Langara research project receives $90,000 BC Innovation Council Ignite Award
Vancouver, BC – Langara College has been awarded a BC Innovation Council Ignite Award. This marks the first time BC colleges have received the award. The $90,000 in funding will support an agricultural project led in partnership by chemistry instructors Kelly Sveinson, Dr. Rob Stuckless, and Dr. Rob Stephenson, CTO of Muddy River Technologies.
BC Ignite Funding is awarded to projects that aim to solve industry problems in natural resources and applied sciences and that have the potential to significantly benefit British Columbia. Projects must be led by a group containing both academic and industry members.
“This sort of applied innovation is a perfect fit for the College,” said Sveinson. “We have very strong ties to our community and are well-suited to partner with industry on these more applied projects.”
The project involves developing a cost-effective solution to prevent soil degradation and water contamination by removing phosphorus and nitrogen from animal manure. In confined landscapes like the Fraser Valley, livestock produce more manure than can be absorbed by the soil. Farmers’ herd sizes are limited by the amount of manure they are able to store over the winter months when rainy weather makes it impossible to apply it back to the land. Storage comes with its own challenges, including cost, odour, and air pollution.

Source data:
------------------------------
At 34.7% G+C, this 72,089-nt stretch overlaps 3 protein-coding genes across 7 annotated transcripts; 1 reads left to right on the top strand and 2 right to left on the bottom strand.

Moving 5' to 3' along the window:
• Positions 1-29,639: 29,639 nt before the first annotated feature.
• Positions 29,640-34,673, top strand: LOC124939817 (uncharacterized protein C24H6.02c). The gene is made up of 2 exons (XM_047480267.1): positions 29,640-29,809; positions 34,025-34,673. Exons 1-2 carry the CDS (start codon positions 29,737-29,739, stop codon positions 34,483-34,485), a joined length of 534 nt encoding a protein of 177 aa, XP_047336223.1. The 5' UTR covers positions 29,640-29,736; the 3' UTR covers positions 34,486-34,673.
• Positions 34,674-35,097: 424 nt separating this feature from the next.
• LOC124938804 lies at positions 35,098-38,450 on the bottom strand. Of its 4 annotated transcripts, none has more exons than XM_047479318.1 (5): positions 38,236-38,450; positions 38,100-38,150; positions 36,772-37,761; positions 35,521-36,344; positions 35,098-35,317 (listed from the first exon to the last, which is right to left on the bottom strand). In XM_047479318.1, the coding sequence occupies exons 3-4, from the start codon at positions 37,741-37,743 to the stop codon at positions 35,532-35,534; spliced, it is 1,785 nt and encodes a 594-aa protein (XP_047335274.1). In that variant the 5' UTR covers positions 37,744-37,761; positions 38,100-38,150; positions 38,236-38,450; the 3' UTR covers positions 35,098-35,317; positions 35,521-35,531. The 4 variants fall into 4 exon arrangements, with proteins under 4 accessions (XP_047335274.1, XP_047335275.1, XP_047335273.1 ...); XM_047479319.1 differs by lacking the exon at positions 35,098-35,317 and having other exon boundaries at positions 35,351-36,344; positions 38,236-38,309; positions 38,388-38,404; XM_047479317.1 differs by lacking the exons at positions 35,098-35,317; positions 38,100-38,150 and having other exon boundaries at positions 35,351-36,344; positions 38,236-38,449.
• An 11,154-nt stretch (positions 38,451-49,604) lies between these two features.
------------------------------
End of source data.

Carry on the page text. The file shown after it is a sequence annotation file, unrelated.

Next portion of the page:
The Langara College project will develop a process that treats the manure and yields a low-nutrient liquid that could be applied back to the land, even in winter. The process does this using two main techniques. The first step is to remove phosphates using an electrochemical process similar to that used in environmental cleanups. The second step is to use a biochar carbon filter to remove the nitrogen, not unlike how a household filtered water pitcher works. The nitrogen and phosphorus are produced as a solid and could then be sold or stored for use as a fertilizer.
In addition to Sveinson and Stuckless, the project will engage Langara environmental science and chemistry students. The Ignite Award funding will be used primarily for testing the device in the lab and in the pilot stage where a larger version of it is taken to a farm to show proof of concept in the field.
“We’re so excited that BCIC sees the value proposition of our project,” said Sveinson. “There’s a lot of potential for this product for farmers within the province and beyond.”
Additional Ignite Awards were awarded to two projects led by UBC and one from Selkirk College.